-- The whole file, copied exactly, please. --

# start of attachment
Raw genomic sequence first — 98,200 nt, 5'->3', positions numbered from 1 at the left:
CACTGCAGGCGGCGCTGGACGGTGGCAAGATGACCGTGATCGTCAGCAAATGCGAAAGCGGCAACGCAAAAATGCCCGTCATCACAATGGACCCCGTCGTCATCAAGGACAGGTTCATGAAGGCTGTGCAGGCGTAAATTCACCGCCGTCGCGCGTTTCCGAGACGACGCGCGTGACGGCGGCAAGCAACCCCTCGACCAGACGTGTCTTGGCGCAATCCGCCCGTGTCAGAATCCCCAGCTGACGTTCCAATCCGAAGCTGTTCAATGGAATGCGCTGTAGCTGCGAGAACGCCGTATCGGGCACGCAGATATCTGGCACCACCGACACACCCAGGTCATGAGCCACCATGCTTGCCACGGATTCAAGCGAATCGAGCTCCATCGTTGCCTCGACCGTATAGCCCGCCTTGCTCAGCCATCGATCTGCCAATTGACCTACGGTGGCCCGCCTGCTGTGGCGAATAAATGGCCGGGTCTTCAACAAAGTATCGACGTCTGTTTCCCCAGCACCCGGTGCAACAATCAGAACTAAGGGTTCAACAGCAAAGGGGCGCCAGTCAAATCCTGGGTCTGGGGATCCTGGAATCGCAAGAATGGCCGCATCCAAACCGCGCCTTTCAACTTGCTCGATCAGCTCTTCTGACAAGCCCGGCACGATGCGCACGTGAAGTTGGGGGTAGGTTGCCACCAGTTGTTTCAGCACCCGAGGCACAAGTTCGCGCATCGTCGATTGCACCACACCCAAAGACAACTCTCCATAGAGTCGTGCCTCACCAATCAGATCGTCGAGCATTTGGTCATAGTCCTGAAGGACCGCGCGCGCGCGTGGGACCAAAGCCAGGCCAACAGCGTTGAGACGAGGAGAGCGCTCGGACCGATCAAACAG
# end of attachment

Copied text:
Raw genomic sequence first — 98,200 nt, 5'->3', positions numbered from 1 at the left:
CACTGCAGGCGGCGCTGGACGGTGGCAAGATGACCGTGATCGTCAGCAAATGCGAAAGCGGCAACGCAAAAATGCCCGTCATCACAATGGACCCCGTCGTCATCAAGGACAGGTTCATGAAGGCTGTGCAGGCGTAAATTCACCGCCGTCGCGCGTTTCCGAGACGACGCGCGTGACGGCGGCAAGCAACCCCTCGACCAGACGTGTCTTGGCGCAATCCGCCCGTGTCAGAATCCCCAGCTGACGTTCCAATCCGAAGCTGTTCAATGGAATGCGCTGTAGCTGCGAGAACGCCGTATCGGGCACGCAGATATCTGGCACCACCGACACACCCAGGTCATGAGCCACCATGCTTGCCACGGATTCAAGCGAATCGAGCTCCATCGTTGCCTCGACCGTATAGCCCGCCTTGCTCAGCCATCGATCTGCCAATTGACCTACGGTGGCCCGCCTGCTGTGGCGAATAAATGGCCGGGTCTTCAACAAAGTATCGACGTCTGTTTCCCCAGCACCCGGTGCAACAATCAGAACTAAGGGTTCAACAGCAAAGGGGCGCCAGTCAAATCCTGGGTCTGGGGATCCTGGAATCGCAAGAATGGCCGCATCCAAACCGCGCCTTTCAACTTGCTCGATCAGCTCTTCTGACAAGCCCGGCACGATGCGCACGTGAAGTTGGGGGTAGGTTGCCACCAGTTGTTTCAGCACCCGAGGCACAAGTTCGCGCATCGTCGATTGCACCACACCCAAAGACAACTCTCCATAGAGTCGTGCCTCACCAATCAGATCGTCGAGCATTTGGTCATAGTCCTGAAGGACCGCGCGCGCGCGTGGGACCAAAGCCAGGCCAACAGCGTTGAGACGAGGAGAGCGCTCGGACCGATCAAACAG